Our True Purpose

Something about our society really pushes this idea that we have to “find our purpose.” And if we can’t find it we’re somehow incredible failures at life.

We look for our purpose in schools and degrees and licenses that will allow us to put capital letters after our name.

We look for our purpose in beauty salons and malls, thinking that maybe, with the right hairstyle and the perfect pair of jeans, our purpose will suddenly manifest itself.

We look for our purpose in relationships, pushing for marriage to a partner we hope will change and then we’ll be happy. And when we can’t find our purpose in that relationship we’ll have children so we can look for our purpose in them.

We look for our purpose in jobs and careers others say will make us feel good, but when they don’t, we think there must be something wrong with us and maybe we don’t have a purpose after all. Or maybe we’re not smart enough or good enough or qualified enough to ever find our purpose and we’ll continue to live a meaningless life, wasting the time we’ve been given.

But what if… what if God already revealed our purpose?

What if it’s been hiding out in the open all along? Something so obvious we keep walking past it?

In John 13:34 [ESV] we read these words: “A new commandment I give to you, that you love one another: just as I have loved you, you also are to love one another.”

Read that again….

God tells us that we are to love one another just as He loves us.

What if that is what we’re supposed to be doing? What if loving others in the way God loves us is why we’re here? What we’re supposed to get right?

Not just going through the motions, or – if we’re brutally honest with ourselves – just loving the easy people; the ones we like, the ones who are kind, the ones who shower us with compliments and praise and encouragement.

What if we really started living this purpose of loving others in a Christ-like love? What would that look like? To our neighbors? To the aggravating lady behind us in line? The angry parent at the basketball game? The kid who is sitting by themselves at lunch? The socially awkward person that makes conversation so difficult?

How would our choices change if we started really loving the poor? The sick? The people no one else wants to talk to? The people everyone else turns away from?

I work part time at our local library and for one week every couple of months a group of homeless men are sheltered at a nearby church. Without transportation or a job to go to many walk the short blocks to our library and spend the week flipping through magazines, checking out things on the internet, sometimes even falling asleep in a chair in front of the fireplace or by the aquarium until we close.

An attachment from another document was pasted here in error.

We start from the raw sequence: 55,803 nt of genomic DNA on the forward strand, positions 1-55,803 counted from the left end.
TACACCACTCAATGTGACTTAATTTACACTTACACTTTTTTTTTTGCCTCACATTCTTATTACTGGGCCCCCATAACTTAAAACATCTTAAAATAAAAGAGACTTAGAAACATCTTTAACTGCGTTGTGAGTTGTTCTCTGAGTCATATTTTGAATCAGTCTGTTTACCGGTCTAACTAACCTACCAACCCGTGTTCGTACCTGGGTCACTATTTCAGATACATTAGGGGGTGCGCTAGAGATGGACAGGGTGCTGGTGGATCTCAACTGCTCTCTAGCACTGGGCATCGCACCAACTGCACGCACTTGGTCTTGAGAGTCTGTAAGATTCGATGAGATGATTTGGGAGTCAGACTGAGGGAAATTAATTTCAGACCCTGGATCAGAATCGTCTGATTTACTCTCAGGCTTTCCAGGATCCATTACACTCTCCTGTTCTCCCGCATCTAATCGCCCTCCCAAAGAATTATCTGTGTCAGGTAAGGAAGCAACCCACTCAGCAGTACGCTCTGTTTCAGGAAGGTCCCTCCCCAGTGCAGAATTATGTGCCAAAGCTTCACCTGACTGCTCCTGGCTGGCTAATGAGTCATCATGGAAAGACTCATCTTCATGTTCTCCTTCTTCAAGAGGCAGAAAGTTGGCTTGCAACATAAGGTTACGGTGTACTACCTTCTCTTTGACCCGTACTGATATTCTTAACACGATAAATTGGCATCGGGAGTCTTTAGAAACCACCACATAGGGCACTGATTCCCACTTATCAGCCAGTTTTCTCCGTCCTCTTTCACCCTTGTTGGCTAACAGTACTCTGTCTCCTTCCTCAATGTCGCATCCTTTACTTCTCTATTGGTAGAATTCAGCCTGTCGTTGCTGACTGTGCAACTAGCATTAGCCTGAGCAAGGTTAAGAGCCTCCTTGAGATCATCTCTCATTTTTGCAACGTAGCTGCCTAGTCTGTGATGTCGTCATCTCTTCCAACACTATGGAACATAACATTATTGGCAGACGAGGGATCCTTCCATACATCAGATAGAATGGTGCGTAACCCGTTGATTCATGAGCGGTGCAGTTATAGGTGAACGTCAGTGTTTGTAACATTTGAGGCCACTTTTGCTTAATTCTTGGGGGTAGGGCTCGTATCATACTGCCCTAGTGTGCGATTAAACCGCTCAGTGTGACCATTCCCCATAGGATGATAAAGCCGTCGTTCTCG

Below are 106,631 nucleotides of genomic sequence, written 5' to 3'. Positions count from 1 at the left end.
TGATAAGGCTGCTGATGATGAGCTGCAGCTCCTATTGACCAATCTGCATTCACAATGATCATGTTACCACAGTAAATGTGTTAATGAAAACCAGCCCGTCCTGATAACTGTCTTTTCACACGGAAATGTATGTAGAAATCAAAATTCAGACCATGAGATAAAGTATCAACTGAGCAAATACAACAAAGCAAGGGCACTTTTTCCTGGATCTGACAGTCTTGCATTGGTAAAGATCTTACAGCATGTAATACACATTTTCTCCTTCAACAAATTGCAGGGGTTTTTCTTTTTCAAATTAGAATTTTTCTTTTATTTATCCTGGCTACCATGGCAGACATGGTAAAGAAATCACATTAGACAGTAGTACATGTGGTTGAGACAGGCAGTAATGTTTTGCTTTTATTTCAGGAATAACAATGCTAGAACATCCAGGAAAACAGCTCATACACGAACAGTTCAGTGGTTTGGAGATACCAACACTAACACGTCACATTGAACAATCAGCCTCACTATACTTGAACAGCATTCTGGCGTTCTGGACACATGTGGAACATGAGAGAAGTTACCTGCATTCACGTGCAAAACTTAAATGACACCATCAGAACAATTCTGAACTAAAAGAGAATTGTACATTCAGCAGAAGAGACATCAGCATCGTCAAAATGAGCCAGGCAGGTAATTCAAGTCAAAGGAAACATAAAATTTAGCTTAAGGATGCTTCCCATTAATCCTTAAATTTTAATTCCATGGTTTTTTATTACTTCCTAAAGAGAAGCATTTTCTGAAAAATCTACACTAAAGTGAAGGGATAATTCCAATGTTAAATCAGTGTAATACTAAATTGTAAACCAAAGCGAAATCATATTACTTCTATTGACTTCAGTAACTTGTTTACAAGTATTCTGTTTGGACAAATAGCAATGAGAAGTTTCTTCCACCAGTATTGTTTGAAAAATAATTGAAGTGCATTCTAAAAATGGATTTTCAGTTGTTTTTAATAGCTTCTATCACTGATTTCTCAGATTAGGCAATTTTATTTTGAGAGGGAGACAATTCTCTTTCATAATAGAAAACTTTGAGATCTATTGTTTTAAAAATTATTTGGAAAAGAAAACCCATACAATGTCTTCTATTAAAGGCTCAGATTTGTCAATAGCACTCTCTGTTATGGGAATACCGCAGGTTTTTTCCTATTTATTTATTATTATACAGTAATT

I watch many people walk past them as if they don’t exist. I’ve heard many complaints. “Why do they have to come here?” “Some of them smell so bad.” “They just make me feel uneasy.” “Why can’t they just get a job like the rest of us?”

But there is one woman – one woman – who knows them all by name. She smiles and greets them as they walk through the door. She treats them with they dignity and respect they deserve because they are God’s children.

This woman also works at the library and the men respect her. She knows their hearts are weary. She knows it’s not so easy to just “get a job” when every week you’re in a different city because there are no permanent homeless shelters and they must rely on the graciousness of whatever church opens their doors. Especially in the freezing cold Wisconsin winter months.

She grabs a TV and sets it up in the back allowing them to quietly watch movies, so long as they are appropriate to the patrons that visit our library. She suggests books they might like to read. She offers them coffee. And, this past week, on her day off, she came in specifically for them, offering some food to fill their empty stomachs.

Without judgement, without fanfare, without requiring thanks, she simply loves these homeless men the way God loves us. Never once has she said they were not good enough, responsible enough, clean enough, to be respected and cared for and loved.

“Love each other in the same way I have loved you.”

How many of us would share sandwiches to the homeless man waiting for time to pass until he returns to the shelter? How many of us would instead complain that he should just get a job or clean up his life?

“Love each other in the same way I have loved you.”

When this becomes our purpose, our choices change. Our habits change. Our hearts change.

And our life starts having incredible meaning.

Meaning God intended our lives to have: overflowing with love for His children.

John 15:12

John 15:12

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